lubrication: Application of Liquid Lubricants

Application of Liquid Lubricants

Mechanical devices to supply lubricants are called lubricators. A simple form of lubricator is a container mounted over a bearing or other part and provided with a hole or an adjustable valve through which the lubricant is gravity-fed at the desired rate of flow. Wick-feed oilers are placed under moving parts, and by pressing against them they feed oil by capillary action. Horizontal bearings are frequently oiled by a rotating ring or chain that carries oil from a reservoir in the bearing housing and distributes it along the bearing through grooves or channels. Bath oiling is useful where an oil-tight reservoir can be provided in which the bearing journal may be submerged; the pool of oil helps to carry away heat from contact surfaces. Splash-oiling devices are used where gears, bearings, or other parts contained in housings have moving parts that dip into the lubricant and splash it on the bearings or into distribution channels. Centralized oiling systems usually consist of a reservoir, pump, and tubes through which oil is circulated, while heaters or coolers may be introduced to change the viscosity of the lubricant for various parts of the system. Many oiling operations are automatically synchronized to start and stop with the machinery.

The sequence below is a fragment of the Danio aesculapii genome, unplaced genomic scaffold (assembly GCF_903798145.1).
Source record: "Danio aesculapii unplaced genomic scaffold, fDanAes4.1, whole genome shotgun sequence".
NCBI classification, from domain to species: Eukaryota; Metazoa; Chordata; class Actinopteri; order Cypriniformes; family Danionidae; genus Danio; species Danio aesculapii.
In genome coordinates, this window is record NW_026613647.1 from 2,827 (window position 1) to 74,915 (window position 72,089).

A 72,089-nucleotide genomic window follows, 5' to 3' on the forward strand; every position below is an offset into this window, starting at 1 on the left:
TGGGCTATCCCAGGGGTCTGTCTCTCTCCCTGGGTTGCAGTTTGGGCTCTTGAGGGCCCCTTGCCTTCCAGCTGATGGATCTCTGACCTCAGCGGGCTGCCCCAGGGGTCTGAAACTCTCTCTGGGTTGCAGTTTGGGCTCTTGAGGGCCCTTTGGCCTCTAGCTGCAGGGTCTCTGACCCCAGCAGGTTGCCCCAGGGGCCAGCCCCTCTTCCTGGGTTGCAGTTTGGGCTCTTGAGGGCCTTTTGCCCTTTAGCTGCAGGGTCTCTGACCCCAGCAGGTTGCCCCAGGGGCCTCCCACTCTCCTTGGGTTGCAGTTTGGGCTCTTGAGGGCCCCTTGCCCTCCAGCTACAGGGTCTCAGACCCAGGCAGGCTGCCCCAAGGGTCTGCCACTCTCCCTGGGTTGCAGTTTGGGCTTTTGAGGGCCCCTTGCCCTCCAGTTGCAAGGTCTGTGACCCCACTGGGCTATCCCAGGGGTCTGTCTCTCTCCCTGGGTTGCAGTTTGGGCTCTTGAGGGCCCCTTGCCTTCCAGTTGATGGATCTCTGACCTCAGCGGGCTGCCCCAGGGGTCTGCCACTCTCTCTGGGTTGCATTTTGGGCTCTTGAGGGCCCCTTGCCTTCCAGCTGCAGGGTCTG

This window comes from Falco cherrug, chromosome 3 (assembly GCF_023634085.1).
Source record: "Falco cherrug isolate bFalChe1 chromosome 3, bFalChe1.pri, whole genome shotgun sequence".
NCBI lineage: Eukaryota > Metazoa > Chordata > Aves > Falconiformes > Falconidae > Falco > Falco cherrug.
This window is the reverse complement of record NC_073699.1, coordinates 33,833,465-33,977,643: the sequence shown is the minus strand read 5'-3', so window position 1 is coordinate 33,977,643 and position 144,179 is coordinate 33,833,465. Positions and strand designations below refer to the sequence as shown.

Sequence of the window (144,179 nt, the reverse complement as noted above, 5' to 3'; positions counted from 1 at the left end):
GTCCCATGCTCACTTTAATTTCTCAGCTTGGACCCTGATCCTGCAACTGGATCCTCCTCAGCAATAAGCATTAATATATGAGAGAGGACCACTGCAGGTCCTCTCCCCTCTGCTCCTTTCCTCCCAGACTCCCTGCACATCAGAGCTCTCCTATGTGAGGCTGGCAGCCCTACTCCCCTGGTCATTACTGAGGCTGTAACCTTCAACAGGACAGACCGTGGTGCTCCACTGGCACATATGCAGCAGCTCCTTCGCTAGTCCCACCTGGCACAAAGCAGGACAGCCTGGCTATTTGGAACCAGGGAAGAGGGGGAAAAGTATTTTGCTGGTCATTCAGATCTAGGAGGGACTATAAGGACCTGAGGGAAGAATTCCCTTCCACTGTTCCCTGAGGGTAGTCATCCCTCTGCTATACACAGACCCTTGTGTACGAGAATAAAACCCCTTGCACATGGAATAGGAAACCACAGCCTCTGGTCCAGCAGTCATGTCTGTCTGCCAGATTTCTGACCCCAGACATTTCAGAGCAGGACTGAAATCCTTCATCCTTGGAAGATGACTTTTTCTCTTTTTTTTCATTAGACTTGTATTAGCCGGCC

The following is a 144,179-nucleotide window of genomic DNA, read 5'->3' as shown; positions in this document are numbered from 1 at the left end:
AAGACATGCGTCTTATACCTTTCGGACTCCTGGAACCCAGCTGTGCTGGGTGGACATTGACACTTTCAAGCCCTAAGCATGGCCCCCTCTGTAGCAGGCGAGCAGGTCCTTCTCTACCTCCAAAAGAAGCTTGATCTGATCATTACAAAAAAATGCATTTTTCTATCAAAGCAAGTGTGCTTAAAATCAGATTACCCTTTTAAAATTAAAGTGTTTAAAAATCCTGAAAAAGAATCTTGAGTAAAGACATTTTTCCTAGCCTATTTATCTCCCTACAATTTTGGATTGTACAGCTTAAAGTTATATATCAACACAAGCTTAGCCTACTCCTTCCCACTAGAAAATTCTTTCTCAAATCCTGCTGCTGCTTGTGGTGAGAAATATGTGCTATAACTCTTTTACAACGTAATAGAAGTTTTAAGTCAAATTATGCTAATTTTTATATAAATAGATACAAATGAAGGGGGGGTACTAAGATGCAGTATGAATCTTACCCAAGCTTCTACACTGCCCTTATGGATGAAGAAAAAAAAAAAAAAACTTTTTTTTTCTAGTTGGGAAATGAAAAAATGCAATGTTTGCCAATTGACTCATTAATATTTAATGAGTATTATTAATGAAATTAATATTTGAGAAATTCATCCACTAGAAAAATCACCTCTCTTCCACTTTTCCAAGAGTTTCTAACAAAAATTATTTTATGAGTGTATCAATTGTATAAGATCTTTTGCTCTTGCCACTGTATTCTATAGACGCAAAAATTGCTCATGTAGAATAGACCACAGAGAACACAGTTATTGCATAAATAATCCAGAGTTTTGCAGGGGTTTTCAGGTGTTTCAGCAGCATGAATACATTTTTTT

Sections in this article:

The Columbia Electronic Encyclopedia, 6th ed. Copyright © 2024, Columbia University Press. All rights reserved.

See more Encyclopedia articles on: Technology: Terms and Concepts